Sunday, January 5, 2014

Mike Kelly PS 1 MOMA

Kelly is a handful. This exhaustive, and exhausting memorial compendium is akin to an art world colonoscopy. And like the medical procedure, this exhibit examines and purges pop culture dregs inhabiting the art market’s intestinal tract.

Kelly’s unimpeded libido meanders about pretty much aimlessly; indulging in darkly brooding mediations on repressed memory and trauma, then tossing in dumb trivialities like fake vomit and comic book covers. 

Was he an artist without any discernable boundaries, a dysfunctional wild child who was never told ‘no’, exorcising his tantrums and demons? Or was it all an act? From the Kelly Crow article in the WSJ:
“Stuffed animals? Minutes later, a local reporter approached George (Mike Kelly’s older brother) and asked if his little brother had ever been sexually abused. George nearly threw a punch. Their parents were strict and so were the nuns at school, but he knew of no such trauma. George told his brother what had happened. He also apologized for chuckling at first glance. Kelley slapped him on the back: "Good, it's supposed to be funny."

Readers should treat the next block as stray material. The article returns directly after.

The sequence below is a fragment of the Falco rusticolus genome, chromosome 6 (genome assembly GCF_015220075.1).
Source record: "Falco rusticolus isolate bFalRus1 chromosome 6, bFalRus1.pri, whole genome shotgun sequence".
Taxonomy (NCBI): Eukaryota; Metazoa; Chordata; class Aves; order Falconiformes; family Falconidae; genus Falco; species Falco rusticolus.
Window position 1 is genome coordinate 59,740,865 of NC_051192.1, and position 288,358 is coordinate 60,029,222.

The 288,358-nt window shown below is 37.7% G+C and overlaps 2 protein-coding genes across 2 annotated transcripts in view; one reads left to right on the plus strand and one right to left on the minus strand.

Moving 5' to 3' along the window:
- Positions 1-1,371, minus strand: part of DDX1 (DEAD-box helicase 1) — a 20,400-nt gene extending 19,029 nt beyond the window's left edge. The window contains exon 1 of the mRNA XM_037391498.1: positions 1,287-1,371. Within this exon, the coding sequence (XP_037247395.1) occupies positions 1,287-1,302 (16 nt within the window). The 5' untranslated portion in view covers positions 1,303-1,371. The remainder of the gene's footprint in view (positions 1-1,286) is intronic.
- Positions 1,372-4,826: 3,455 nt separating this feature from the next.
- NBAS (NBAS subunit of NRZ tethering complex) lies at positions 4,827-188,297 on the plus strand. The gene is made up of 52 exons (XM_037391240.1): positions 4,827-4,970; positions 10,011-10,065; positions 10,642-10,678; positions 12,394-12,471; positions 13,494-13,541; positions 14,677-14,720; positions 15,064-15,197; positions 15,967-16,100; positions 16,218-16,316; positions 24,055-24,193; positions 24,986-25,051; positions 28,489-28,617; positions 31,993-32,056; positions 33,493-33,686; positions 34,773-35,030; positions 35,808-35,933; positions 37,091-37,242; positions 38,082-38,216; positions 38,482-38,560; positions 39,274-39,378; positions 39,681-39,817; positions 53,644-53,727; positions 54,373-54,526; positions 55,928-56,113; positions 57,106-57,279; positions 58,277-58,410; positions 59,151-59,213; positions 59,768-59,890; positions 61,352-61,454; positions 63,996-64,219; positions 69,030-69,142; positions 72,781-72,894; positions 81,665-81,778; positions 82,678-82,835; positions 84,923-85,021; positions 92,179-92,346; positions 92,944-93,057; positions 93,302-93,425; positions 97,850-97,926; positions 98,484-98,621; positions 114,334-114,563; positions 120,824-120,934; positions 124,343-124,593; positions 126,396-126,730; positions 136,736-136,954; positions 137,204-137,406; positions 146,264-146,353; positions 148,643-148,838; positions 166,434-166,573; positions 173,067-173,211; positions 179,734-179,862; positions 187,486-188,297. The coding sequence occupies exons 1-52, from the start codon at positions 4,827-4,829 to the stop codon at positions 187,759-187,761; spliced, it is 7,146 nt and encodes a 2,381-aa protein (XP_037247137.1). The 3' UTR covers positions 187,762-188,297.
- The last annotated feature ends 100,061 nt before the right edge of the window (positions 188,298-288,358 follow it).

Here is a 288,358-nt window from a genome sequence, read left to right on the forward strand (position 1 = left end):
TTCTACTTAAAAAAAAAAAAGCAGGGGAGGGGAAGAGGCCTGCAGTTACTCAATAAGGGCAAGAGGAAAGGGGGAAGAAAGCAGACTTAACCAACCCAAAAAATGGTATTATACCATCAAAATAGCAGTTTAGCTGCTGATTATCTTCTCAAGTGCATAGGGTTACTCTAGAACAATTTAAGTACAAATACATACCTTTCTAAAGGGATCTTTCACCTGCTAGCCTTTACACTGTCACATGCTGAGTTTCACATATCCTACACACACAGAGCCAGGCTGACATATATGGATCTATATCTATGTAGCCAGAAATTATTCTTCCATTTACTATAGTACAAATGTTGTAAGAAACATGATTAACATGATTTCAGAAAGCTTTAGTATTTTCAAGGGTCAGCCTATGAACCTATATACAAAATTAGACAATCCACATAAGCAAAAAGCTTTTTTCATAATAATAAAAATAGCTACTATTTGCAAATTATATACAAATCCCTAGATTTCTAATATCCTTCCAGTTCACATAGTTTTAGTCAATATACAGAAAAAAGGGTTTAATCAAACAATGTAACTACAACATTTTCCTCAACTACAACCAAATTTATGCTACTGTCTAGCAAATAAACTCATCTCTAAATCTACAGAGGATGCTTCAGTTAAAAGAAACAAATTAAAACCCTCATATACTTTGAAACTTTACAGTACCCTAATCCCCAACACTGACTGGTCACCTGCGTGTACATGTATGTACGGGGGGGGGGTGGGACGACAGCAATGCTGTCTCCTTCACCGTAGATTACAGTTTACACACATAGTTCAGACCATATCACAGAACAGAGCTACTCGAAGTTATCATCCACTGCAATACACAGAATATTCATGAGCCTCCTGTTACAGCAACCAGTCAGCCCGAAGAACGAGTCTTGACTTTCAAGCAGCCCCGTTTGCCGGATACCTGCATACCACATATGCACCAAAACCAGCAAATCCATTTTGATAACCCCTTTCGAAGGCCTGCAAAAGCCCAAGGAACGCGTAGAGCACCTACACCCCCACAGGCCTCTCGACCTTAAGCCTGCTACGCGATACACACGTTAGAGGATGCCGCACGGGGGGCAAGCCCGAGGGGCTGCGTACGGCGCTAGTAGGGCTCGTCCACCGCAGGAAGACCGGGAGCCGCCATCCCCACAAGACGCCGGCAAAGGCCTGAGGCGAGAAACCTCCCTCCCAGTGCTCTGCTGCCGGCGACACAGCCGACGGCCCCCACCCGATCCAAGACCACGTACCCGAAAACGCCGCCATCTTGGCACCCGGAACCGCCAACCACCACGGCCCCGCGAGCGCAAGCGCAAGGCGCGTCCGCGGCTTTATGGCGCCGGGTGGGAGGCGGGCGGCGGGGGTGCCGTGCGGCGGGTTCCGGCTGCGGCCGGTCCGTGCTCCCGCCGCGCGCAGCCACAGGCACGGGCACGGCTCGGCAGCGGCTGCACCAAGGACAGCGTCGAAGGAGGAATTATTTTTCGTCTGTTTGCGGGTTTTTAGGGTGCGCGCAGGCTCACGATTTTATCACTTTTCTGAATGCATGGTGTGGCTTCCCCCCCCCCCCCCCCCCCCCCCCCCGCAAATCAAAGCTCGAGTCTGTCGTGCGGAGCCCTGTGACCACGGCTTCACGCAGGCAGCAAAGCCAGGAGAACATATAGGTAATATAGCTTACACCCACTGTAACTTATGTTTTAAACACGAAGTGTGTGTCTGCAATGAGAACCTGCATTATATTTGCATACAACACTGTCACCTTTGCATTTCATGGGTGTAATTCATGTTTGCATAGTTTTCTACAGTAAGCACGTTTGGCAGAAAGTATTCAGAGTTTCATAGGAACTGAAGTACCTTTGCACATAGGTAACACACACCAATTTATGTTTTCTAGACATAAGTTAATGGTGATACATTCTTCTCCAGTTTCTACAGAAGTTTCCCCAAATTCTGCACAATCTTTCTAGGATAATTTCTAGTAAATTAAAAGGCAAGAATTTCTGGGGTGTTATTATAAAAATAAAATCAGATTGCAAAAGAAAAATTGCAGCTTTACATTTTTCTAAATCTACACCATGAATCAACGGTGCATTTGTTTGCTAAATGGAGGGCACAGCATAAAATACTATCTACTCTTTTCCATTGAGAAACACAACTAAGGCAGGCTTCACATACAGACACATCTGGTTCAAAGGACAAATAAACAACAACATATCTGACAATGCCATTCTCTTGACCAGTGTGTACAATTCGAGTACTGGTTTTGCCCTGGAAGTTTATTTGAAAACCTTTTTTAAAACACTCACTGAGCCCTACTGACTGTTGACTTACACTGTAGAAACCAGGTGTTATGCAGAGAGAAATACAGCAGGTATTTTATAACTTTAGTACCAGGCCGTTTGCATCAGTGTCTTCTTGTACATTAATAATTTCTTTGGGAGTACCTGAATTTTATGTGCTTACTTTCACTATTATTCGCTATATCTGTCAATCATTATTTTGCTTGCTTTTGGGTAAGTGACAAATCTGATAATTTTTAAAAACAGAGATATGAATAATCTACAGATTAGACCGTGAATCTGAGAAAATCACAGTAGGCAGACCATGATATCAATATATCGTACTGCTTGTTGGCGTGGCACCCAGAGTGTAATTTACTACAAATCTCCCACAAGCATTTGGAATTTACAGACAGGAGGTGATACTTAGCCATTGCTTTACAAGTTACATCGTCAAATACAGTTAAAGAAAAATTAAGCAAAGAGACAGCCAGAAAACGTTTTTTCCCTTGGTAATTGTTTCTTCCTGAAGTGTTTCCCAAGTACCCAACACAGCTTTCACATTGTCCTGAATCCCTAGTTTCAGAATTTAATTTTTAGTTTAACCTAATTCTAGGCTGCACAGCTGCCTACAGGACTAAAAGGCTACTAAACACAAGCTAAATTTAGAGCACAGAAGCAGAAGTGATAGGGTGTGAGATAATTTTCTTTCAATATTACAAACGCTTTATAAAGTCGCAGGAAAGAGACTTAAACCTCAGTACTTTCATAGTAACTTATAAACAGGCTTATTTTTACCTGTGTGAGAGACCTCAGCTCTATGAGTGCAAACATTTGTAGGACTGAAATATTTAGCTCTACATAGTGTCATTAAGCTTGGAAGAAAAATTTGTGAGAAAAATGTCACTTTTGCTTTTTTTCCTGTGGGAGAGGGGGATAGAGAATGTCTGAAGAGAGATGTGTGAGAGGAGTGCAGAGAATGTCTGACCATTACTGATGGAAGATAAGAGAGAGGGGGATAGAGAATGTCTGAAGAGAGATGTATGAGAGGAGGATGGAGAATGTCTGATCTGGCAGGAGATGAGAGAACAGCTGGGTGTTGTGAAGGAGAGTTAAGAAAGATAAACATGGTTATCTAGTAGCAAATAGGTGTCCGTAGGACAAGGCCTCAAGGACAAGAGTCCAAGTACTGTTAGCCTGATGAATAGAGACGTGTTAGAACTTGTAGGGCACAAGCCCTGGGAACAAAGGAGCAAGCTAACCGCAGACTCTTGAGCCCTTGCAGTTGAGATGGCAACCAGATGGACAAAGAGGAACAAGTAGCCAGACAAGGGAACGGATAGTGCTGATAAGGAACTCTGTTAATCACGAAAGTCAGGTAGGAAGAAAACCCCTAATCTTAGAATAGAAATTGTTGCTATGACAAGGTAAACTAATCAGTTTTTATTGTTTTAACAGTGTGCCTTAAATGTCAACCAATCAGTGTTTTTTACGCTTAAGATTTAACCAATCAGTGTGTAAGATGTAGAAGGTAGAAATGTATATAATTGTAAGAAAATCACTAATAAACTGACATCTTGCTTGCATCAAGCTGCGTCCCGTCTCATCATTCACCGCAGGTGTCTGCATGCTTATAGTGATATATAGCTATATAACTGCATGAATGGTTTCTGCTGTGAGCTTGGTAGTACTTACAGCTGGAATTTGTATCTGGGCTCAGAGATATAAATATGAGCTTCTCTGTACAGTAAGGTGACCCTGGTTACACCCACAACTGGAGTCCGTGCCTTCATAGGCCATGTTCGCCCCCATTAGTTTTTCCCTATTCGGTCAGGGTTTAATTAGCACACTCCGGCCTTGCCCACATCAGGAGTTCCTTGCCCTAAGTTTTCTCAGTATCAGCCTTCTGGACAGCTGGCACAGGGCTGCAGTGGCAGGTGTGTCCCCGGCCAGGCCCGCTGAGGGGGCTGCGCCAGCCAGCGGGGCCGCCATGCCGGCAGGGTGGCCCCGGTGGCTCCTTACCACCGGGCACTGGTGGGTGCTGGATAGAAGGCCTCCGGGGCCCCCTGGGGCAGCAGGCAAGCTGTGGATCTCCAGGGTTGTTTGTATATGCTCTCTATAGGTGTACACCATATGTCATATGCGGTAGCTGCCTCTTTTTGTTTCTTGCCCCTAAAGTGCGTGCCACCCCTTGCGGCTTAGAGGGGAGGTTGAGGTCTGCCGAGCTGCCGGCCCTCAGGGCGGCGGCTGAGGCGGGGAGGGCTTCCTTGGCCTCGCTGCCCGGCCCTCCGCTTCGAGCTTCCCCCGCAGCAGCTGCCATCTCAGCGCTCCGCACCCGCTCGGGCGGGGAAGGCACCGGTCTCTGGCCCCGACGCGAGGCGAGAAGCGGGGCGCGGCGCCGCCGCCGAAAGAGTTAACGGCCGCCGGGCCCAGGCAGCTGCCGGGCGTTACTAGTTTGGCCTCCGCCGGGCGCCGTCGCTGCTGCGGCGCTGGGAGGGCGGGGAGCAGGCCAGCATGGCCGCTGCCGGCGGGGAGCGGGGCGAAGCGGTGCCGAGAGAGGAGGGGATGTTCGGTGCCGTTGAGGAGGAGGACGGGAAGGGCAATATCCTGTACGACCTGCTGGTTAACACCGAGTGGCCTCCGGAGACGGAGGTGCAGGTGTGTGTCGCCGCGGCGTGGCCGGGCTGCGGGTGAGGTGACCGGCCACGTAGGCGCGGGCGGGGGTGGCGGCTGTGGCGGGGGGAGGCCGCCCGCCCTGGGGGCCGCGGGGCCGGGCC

From then on, the art world demanded autobiography from Kelley. Rather than quell the scrutiny, he stepped fully into the role of provocateur—toying with critics and waffling continually between memory and myth in his life. In an essay first published in Architecture New York in 1996, Kelley wrote, "I had to abandon working with stuffed animals for this reason. There was simply nothing I could do to counter the pervasive psycho-autobiographic interpretation of these materials. I decided, instead, to embrace the social role projected on me, to become what people wanted me to become: a victim."
A cynical take on Kelly could be that he was corrupted by big art largess, and ended up producing shock value schlock to generate big returns in the inflated bubble era.
He came from a working middle-class family in Detroit MI. After attending U of M at Ann Arbor, he got involved in the local heavy-metal punk scene. Kelly then managed to get into CalArts, honing his conceptually punked-out performance bad boy persona enough to get noticed by museum bigwig Richard Armstrong, who purchased a piece out of his senior show.